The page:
The Chukchi Peninsula, Chukotka Peninsula or Chukotski Peninsula (Russian: Чуко́тский полуо́стров, Russian: Чуко́тка), at about 66° N 172° W, is the northeastern extremity of Asia. Its eastern end is at Cape Dezhnev near the village of Uelen. It is bordered by the Chukchi Sea to the north, the Bering Sea to the south, and the Bering Strait to the east. The peninsula is part of Chukotka Autonomous Okrug of Russia. The estimated population of the region in 1990 was 155,000.
The peninsula is traditionally the home of Indigenous peoples of Siberia, such as the Chukchi, Siberian Yupiks, Sirenik Eskimos, Koryaks, Chuvans, Evens/Lamuts, and Yukagirs, as well as some Russian settlers.
The peninsula lies along the Northern Sea Route, or Northeast passage.
- Aĭnana, L., and Richard L. Bland. Umiak the traditional skin boat of the coast dwellers of the Chukchi Peninsula : compiled in the communities of Provideniya and Sireniki, Chukotka Autonomous Region, Russia 1997-2000. Anchorage: U.S. Dept. of the Interior, National Park Service, 2003.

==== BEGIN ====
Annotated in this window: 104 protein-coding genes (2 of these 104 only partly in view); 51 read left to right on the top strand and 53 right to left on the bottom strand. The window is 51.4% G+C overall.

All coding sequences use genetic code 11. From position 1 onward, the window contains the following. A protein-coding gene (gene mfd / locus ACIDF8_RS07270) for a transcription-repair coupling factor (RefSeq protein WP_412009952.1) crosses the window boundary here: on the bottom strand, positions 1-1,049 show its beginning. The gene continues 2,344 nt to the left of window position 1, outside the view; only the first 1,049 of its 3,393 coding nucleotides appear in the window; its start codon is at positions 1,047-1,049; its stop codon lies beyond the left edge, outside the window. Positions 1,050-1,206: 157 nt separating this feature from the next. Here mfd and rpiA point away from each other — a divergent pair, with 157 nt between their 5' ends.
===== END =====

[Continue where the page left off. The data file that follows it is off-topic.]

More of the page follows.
- Dinesman, Lev Georgievich. Secular dynamics of coastal zone ecosystems of the northeastern Chukchi Peninsula Chukotka : cultural layers and natural depositions from the last millennia. Tübingen [Germany]: Mo Vince, 1999. ISBN 3-934400-03-5
- Dikov, Nikolaĭ Nikolaevich. Asia at the Juncture with America in Antiquity The Stone Age of the Chukchi Peninsula. St. Petersburg: "Nauka", 1993.
- Frazier, Ian, Travels in Siberia, Farrar, Straus, and Giroux, 2010. Travelogue in Siberia.
- Portenko, L. A., and Douglas Siegel-Causey. Birds of the Chukchi Peninsula and Wrangel Island = Ptitsy Chukotskogo Poluostrova I Ostrova Vrangelya. New Delhi: Published for the Smithsonian Institution and the National Science Foundation, Washington, D.C., by Amerind, 1981.
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